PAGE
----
Understanding Corrosion in Water Pipelines: A Guide for Pipeline Designers


Anodic Reaction

Last updated: January 9, 2018

What Does Anodic Reaction Mean?

An anodic reaction is a type of reaction that occurs in an electrochemical cell. More specifically, it is a half reaction, with the other half reaction in an electrochemical cell being a cathodic reaction. Anodic reactions involve the flow of electrons from the anode, and can cause corrosion to occur.


Corrosionpedia Explains Anodic Reaction

Anodic reactions are reactions that occur in an electrochemical cell at the anode, which is the positive electrode in the electrochemical cell. The anode is positively charged because electrons are flowing from it. The cathode, or the negative electrode, receives electrons in the electrochemical cell. Electrons flow off of the anode and into an electrolytic solution. During this process, the cathode receives electrons via the electrolytic solution.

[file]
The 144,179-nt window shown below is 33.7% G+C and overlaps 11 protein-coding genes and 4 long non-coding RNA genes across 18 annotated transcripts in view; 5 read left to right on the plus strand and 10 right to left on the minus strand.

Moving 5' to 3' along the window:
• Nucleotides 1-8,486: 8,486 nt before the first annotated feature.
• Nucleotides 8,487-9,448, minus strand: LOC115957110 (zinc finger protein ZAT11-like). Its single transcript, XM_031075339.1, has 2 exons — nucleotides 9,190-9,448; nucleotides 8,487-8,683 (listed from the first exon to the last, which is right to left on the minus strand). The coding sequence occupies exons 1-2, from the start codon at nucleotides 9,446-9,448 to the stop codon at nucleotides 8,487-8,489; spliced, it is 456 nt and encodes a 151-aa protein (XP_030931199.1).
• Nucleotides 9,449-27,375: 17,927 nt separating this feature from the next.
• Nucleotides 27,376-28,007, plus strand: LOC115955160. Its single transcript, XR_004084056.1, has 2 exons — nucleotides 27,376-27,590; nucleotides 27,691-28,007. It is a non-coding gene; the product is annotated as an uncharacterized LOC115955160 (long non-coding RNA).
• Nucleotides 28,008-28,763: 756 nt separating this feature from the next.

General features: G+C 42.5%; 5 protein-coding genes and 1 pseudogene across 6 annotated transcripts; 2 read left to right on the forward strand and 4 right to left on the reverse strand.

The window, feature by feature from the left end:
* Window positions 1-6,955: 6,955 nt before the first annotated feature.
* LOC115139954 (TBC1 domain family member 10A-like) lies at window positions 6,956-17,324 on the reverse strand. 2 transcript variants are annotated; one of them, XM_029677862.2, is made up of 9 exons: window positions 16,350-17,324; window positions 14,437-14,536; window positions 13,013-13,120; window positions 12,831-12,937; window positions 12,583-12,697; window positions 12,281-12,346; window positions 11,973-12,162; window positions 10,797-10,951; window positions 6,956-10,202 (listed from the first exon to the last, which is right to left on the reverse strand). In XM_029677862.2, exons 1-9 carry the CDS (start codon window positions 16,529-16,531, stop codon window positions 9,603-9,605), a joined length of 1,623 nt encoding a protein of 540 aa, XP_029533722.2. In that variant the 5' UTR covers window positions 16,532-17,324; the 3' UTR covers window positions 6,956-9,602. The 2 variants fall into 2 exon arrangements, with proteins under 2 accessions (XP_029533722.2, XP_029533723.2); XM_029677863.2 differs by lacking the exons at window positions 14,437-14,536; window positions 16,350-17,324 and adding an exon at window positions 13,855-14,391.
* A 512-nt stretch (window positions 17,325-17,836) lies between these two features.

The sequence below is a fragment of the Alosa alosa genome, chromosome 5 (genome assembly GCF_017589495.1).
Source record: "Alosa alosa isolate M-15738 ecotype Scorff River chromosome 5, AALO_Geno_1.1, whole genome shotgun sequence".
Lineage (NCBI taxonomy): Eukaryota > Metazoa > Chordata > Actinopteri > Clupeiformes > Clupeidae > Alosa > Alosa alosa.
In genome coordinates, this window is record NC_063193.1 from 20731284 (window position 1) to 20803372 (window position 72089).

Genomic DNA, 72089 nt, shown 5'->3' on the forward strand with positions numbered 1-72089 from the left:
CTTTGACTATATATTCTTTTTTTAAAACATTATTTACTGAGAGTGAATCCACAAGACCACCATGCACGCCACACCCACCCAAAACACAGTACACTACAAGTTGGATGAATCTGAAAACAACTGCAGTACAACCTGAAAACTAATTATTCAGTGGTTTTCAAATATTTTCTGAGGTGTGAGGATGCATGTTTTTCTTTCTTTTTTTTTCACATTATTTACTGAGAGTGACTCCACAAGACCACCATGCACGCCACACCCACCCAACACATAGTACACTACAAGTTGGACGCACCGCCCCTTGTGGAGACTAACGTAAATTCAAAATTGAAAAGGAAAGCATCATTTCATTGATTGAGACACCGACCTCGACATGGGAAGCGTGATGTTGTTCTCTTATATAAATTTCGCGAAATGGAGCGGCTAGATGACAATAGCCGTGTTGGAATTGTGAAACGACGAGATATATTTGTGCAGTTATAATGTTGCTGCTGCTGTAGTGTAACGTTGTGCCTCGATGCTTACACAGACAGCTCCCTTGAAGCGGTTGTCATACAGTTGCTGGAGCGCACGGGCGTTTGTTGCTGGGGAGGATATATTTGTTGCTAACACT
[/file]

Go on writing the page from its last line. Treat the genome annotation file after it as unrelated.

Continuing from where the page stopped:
When electrons flow off of the anode it is known as oxidation. When electrons combine with the cathode, it is known as reduction. Anodic and cathodic reactions can cause corrosion to occur.


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